Should you lower your prices?
In Part 1 of Persistent Myths of Pricing (And How To Overcome Them), we looked at Myth 1: Ending prices with 7 or 9 (e.g. $97 or $99 instead of $100) Now, let’s look at Myth 2: The Fear of Pricing—You can feel the “right price” in your gut.
Should you lower your prices to get greater sales? Listen to this podcast as we explore the second part on the myths of pricing.
Imagine you're in New Zealand right now.
And you're about to jump off a bridge—with a bungee cord, of course.
What can you feel in your gut?
But how do you know it's fear? And more importantly what would you need to do to get rid of the fear?
Remember the fear you had when you first rode a bicycle?
You probably don't, but the fear existed. It exists when you're learning to drive a car, going for a first date, and there's even a trace of that fear when you first land a new job or show up on vacation in a city you've never visited before. The moment you are dealing with the unknown, the fear surges to the surface.
And yet you're on auto pilot if you're visiting that city for the twentieth time
Bicycles don't scare you as much as they should.
And driving to the supermarket while juggling a mobile phone isn't something you do, but you'll sneak in a call or text anyway.
Pricing brings the same sense of queasiness to our systems
And the way we justify it, it by burying the fear. We bring our “woo-woo” systems to the surface and say we'll know the price is right based on our “gut instinct”. But what if your gut is just good ol' fear? Because you know it is, don't you? And the only way we can prove this point is to take something that you own and try to sell it.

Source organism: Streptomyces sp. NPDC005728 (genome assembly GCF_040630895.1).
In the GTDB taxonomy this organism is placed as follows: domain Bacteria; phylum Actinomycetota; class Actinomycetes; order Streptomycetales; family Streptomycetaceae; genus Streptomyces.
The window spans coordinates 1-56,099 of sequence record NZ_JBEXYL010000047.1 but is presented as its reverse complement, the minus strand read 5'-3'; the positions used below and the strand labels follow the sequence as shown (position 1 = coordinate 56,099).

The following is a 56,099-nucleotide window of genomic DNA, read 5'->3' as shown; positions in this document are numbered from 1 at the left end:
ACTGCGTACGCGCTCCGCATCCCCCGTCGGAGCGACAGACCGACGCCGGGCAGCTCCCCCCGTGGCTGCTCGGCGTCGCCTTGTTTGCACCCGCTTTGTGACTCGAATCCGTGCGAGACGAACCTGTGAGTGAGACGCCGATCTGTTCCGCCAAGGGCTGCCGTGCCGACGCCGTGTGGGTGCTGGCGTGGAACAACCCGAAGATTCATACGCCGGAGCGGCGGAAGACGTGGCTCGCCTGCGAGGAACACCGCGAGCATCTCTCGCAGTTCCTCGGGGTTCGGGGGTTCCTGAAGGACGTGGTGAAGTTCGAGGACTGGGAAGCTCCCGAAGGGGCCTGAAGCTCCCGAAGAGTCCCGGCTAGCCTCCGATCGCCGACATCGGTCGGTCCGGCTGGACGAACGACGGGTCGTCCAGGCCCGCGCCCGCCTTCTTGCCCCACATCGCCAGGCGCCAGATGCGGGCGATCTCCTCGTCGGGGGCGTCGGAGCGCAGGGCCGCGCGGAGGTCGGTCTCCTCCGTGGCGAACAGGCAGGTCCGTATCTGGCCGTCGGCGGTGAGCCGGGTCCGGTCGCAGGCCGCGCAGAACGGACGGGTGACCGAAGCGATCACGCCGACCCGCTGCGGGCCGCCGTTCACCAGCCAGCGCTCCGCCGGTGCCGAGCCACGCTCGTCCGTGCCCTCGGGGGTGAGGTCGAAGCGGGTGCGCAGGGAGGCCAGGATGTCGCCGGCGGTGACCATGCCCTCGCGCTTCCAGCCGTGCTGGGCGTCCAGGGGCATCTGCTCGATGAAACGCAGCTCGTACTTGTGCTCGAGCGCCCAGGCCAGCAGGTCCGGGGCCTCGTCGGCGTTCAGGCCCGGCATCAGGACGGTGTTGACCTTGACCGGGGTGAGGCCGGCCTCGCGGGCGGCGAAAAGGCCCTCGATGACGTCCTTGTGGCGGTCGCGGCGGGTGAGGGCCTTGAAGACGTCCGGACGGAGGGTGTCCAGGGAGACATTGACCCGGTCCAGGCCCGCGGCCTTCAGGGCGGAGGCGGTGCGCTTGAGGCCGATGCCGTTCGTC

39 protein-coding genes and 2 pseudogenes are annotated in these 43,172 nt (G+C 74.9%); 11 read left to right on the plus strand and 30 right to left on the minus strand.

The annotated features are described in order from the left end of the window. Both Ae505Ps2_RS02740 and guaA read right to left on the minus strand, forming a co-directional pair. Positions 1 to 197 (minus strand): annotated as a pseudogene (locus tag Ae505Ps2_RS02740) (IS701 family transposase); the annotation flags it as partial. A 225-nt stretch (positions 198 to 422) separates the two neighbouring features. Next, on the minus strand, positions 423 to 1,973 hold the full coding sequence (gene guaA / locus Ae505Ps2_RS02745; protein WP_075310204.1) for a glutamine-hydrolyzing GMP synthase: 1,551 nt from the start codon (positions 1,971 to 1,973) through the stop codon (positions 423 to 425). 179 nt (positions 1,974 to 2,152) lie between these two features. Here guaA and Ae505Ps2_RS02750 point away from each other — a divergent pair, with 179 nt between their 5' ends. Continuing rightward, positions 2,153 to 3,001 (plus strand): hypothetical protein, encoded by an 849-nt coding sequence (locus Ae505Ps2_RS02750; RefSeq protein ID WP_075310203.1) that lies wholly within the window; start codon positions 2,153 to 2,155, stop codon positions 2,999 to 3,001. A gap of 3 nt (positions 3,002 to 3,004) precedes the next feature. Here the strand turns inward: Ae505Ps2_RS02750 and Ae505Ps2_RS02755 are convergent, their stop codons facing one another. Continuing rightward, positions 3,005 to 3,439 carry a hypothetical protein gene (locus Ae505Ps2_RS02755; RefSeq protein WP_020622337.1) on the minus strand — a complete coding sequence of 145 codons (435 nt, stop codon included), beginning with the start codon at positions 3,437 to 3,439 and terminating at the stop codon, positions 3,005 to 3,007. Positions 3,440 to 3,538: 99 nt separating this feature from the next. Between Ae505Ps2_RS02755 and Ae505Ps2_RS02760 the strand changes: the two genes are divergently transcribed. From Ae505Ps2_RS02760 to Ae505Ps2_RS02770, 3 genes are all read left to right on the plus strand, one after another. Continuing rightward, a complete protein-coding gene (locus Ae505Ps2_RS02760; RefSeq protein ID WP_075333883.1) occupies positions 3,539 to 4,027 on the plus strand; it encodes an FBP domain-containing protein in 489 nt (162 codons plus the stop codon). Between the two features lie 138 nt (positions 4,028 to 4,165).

What's the gut instinct for selling your house?
There's zero gut instinct in play the moment you have to sell something that is already known. If all the houses in your area are selling at $500,000, would you listen to your gut instinct and sell at $300,000? Never mind that three years ago, you bought the house at a lower price. You still want to sell at $500,000, don't you? And if you can, you'll happily accept $550,000 or $600,000.
A client of mine used this gut instinct in his business
He works hard—much too hard to earn what he's worth. And the reason why he's struggling so much, is because his pricing is based on gut instinct. He has to put those products and services on sale, on his website. And when he puts those prices up, he feels like he's in the middle of New Dehli, and needs to find his hotel. He can't speak the language and though there are helpful folks around, he's not quite sure. His brain is racing for a situation that's a lot less stressful. A vacation closer to home, perhaps.
There's no such thing as “gut instinct” in pricing
We've used a dartboard to price our products and services for well over 12 years. It's a method where you put your prices on a dartboard, and you find some darts. Then you throw them on the board. And you have your pricing. If that sounds flippant, well, yes, it is. But it's a lot less flippant than using your “gut instinct”. ”